Ellie Adams was in a pool more than 10 years ago, learning the flip turn from Ted Mullin. She was young, a budding swimmer. She had been struggling with the race move. Frustration screamed from her face.
Mullin’s face dripped patience.
“He did not give up on me until I got it,” recalls Adams, now 18 years old and a senior at New Trier High School. “When I got it, he seemed more excited than I was for myself.”
Mullin died at the age of 22 in 2006. He swam for teams at NTHS and Carleton College in Northfield, Minnesota. A rare form of cancer, synovial sarcoma, ended his life, ended his opportunities to turn aggravated swimmers into confident ones.
“Ted was kind and empathetic,” says his mother, Mary Henry, of Winnetka.
Ted Mullin was also intense and determined, especially when he was in a lane in a pool and his enemy was time on a natatorium’s scoreboard. Mullin loved to compete.
Time — 60 minutes, to be exact — is one of the themes of the annual fundraiser for the Ted Mullin Fund. It is called “Hour of Power,” and it will be held at New Trier High School’s West campus in another Northfield on April 25 (two sessions, with the first one starting at 8 a.m.). Organized by the New Trier Swim Club, it is designed to raise awareness and money for sarcoma research. Male and female swimmers (ages 6-18) participate in a continuous relay format (using any stroke) for the entire hour, going all out and leaving it all in the pool.
“It was Ted’s favorite practice set,” Henry says. “He loved swimming hard, working hard and giving it his all. The set was emblematic of him.”
The “Hour of Power” event is not a local one. Far from it. More than 180 other groups (teams and clubs, mostly) across the United States and in several countries, including Sweden and Kuwait, will also stage the event. In nine years the highly energized gatherings have raised more than $525,000 ($800,000 overall, when you include direct donations to the Ted Mullin Fund from other fundraising efforts). Nearly 8,700 athletes are expected to swim laps at “Hour of Power” venues this year.
“It’s a very big deal, and it’s fun to watch,” says Rick Mullin, Ted’s father. “Seeing a high school boy cheering on a six-year-old, on a pool deck that is completely full … it’s quite a scene, quite exciting.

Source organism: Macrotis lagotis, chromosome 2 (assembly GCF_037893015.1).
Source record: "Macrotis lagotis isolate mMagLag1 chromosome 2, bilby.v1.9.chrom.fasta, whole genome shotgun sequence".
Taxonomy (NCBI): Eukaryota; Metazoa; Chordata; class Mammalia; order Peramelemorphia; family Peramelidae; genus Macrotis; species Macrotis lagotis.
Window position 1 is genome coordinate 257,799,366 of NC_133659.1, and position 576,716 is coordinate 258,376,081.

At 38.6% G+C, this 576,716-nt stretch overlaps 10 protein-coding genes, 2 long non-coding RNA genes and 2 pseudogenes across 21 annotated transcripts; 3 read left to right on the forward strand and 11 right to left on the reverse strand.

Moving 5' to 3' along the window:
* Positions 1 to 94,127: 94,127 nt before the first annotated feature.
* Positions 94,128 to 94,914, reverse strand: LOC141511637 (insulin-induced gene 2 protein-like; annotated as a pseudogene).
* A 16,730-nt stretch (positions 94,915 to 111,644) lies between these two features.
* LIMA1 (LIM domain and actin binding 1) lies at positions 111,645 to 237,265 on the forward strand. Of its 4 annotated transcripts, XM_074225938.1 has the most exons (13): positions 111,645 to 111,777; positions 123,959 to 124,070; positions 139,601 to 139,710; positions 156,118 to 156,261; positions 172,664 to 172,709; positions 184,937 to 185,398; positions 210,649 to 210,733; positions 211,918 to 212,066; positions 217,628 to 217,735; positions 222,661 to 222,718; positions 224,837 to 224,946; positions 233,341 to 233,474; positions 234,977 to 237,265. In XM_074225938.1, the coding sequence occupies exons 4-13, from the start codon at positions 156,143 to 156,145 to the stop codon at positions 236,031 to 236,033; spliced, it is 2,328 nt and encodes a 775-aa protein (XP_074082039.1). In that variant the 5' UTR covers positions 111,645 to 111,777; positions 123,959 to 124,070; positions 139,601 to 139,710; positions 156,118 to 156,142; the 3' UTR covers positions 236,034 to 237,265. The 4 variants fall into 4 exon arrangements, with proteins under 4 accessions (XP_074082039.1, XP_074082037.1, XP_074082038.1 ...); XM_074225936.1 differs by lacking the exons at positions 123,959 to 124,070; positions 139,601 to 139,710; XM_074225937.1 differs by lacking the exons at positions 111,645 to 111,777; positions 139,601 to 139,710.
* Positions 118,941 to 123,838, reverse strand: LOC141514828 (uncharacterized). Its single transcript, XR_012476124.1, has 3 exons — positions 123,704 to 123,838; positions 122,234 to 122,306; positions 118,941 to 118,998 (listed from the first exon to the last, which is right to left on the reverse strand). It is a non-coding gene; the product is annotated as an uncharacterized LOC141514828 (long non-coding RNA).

“Ted’s reaction to being diagnosed was, ‘OK, let’s get it done, let’s do what we have to do,’ ” Rick adds. “That attitude came from the discipline he picked up as a swimmer. His feeling was, ‘If I can handle a [former NTHS swim coach] Mark Onstott practice set, I can handle anything.’ ”
Ted Mullin’s parents were not even aware of the first fundraiser held in their son’s name. The men’s and women’s swimming and diving programs at Carleton College put together the inaugural one shortly after Ted’s death. Other colleges in Carleton College’s conference (Minnesota Intercollegiate Athletic Conference) got involved. So did schools from the New England Small College Athletic Conference; Ted’s younger brother, Evan, attended NESCA member school Colby College in Waterville, Maine.
A total of 12 colleges, one high school and two club teams raised a combined $10,000.
“The ‘Hour of Power’ has expanded to other sports,” Rick Mullin says. “I heard a college baseball team spent an hour working hard on base running.”
Ted Mullin’s favorite baseball team was the Chicago White Sox. He followed the Chicago Fire soccer team, and he enjoyed rock and alternative music. He competed in distance freestyle events on three varsity swim teams at New Trier, serving as a Trevians captain his senior year. Mullin captained two teams at Carleton College.
“Coaches and teammates admired Ted’s qualities, his leadership abilities,” Rick Mullin says. “He was also fun to be around. He had a good sense of humor … a pretty dry one.”
For eight years Ted was a volunteer swim coach at Old Willow Club in Glenview. He also coached swim club members in Winnetka and Evanston. One of his charges was distance freestyler Christine Ryan (NTHS, ’14), now a freshman swimmer at Georgetown University.
She has already set three GU records.
“Ted was so good at motivating kids to want to be better swimmers,” says Ryan’s mother, Jennifer Lind, a New Trier Swim Club parent volunteer. “He just didn’t teach swimming; he taught perseverance. Swimmers learned life lessons from Ted. Kids faced challenges in the pool, and that then helped them take on other challenges, like learning how to drive stick shift, like learning math.
“The ‘Hour of Power’ is a wonderful event,” she adds. “It’s like a big, huge pep rally.”
Mullin learned of his cancer diagnosis in 2004, more than two years before his death. He co-captained two “Relay for Life” events in 2005 and 2006. He continued to teach starts, strokes, flip turns. He stayed positive. He inspired countless kids in water — and on land.
“His spirit was always so bright, and it was truly infectious,” says Adams, who executed flip turns for four NTHS teams. “Knowing I would be coached by Ted, when I was little, really made me want to come to practice rather than feel I had to attend.
“On a bulletin board above my desk is a prayer card I received at Ted’s funeral. It reminds me of the type of person I want to be, and it also makes me feel grateful to have gotten the chance to know Ted.”